Councilwoman's Family says Hospital Protocol Delayed Treatment

Time is critical when it comes to getting medical care for someone suffering from a stroke, but relatives of Councilwoman Priscilla Leal say she was forced to wait seven hours to get the help she needed.

Leal's daughter, Dina Chavez, said it was not because the treatment wasn't available, but instead, it was a matter of hospital protocol.

Chavez said that the family waited two hours for a decision on whether her mother would be transferred to from Doctor's Regional Medical Center, where she was taken after she suffered a severe stroke last Friday, to Christus Spohn Hospital Shoreline. She said that the only neurological interventionist, a highly specialized stroke doctor, did not have privileges at Doctor's Regional, and would require an accepting physician at Spohn Shoreline before Leal could be transferred there.

In an email sent to 3News, Chavez wrote that she wants to "clear up some misconceptions and inaccuracies." She added that, in the initial moments after her mother was taken to Doctor's Regional, the family was told that "she would need to be cared for by a neurological interventionist" for the type of stroke she suffered.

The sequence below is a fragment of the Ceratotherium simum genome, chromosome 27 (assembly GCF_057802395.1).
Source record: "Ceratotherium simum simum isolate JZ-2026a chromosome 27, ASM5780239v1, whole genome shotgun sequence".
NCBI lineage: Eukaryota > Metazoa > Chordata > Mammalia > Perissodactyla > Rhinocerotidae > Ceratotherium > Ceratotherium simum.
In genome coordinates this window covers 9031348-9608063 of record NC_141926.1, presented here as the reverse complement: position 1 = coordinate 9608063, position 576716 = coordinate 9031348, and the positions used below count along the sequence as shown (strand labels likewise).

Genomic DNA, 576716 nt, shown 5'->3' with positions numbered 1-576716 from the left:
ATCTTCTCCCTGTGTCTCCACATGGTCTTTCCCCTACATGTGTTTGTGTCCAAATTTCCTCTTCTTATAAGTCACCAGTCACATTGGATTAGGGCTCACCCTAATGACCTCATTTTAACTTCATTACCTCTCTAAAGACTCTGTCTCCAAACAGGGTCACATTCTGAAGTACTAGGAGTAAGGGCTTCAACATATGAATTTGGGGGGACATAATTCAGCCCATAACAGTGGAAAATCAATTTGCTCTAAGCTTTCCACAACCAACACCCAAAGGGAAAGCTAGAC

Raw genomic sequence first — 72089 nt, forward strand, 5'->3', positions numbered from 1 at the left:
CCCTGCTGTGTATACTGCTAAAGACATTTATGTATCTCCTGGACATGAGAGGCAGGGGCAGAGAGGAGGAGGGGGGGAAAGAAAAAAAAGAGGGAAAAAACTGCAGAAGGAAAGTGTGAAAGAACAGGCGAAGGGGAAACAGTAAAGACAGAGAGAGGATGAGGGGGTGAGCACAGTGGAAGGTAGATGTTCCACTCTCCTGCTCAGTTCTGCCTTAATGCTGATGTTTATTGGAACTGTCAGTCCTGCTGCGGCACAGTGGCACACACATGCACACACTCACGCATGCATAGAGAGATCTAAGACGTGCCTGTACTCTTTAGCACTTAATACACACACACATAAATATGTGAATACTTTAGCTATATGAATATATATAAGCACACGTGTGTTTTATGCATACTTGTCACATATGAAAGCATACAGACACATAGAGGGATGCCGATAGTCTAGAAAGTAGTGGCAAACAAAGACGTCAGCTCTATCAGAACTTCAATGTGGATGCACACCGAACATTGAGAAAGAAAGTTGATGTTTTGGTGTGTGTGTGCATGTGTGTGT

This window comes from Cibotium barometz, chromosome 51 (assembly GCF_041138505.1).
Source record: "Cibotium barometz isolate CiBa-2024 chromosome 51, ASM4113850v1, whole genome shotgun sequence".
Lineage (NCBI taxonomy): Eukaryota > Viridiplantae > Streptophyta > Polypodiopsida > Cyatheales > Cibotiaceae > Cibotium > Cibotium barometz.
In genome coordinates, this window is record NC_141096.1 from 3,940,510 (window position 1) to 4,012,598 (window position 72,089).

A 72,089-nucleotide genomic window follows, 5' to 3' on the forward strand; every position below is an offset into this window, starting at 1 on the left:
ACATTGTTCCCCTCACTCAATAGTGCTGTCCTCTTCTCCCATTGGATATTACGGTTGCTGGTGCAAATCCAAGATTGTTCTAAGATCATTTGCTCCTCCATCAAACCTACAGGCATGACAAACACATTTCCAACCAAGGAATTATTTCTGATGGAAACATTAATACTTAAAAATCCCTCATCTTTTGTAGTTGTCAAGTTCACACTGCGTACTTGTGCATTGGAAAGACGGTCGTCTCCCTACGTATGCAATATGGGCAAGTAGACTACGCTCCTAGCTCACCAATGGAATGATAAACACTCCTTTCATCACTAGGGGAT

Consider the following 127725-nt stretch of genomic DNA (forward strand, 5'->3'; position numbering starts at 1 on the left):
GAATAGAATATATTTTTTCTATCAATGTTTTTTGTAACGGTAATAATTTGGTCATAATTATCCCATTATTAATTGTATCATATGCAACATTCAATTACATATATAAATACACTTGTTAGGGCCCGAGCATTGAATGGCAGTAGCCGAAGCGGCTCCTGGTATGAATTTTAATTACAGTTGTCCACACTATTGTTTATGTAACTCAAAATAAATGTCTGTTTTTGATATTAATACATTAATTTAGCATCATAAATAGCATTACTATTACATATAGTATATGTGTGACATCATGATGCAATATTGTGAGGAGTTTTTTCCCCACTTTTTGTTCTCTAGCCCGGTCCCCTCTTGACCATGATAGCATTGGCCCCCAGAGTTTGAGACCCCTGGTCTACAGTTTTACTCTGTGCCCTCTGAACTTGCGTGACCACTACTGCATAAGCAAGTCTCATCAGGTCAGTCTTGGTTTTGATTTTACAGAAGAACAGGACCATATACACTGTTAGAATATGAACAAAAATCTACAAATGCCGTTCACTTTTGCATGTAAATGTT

The email goes on to say that the family was told "there was only one neurological interventionist in town who could possibly perform the medical intervention Mrs. Leal required." The family made contact with that specialist, but were told she would be treated if they "could get [Leal] transferred to Shoreline because [the specialist] did not have privileges at Doctor's Regional.

"The excitement quickly dwindled," she wrote, "when told that Shoreline had to have an accepting physician before we could transfer her there.

"We were told by a medical team that there was a specialist in the Rio Grande Valley who could perform the procedure," Chavez continued. "We decided to transfer my mom to wherever she need to be transferred."

Chavez went on to say that their family "would have loved to have kept [Leal] close to home, where she had so much pride in this city and what she believed Corpus Christi had to offer, but unfortunately that was not how it worked out."

Despite the wait, Chavez said "we as a family made the best decision we could," adding that they "also learned that there is no comprehensive stroke facility in the Corpus Christi area. We only have primary stroke facilities, which means there are no physicians on call 24/7 for stroke patients."

Chavez ended her email by saying "our message to the community is to learn as much as you can about strokes."

3News contacted Christus Spohn Shoreline and Doctor's Regional. Spohn responded, saying that "Christus Spohn has no record that anyone from Doctor's Regional contacted Christus Spohn Hospital Corpus Christi-Shoreline regarding Mrs. Leal. 24 hours a day, seven days a week, we have admitting physicians available."

They go on to say that they "wish the family and Mrs. Leal the best in their recovery."

As of 6 p.m. Wednesday, Doctor's Regional had yet to respond.


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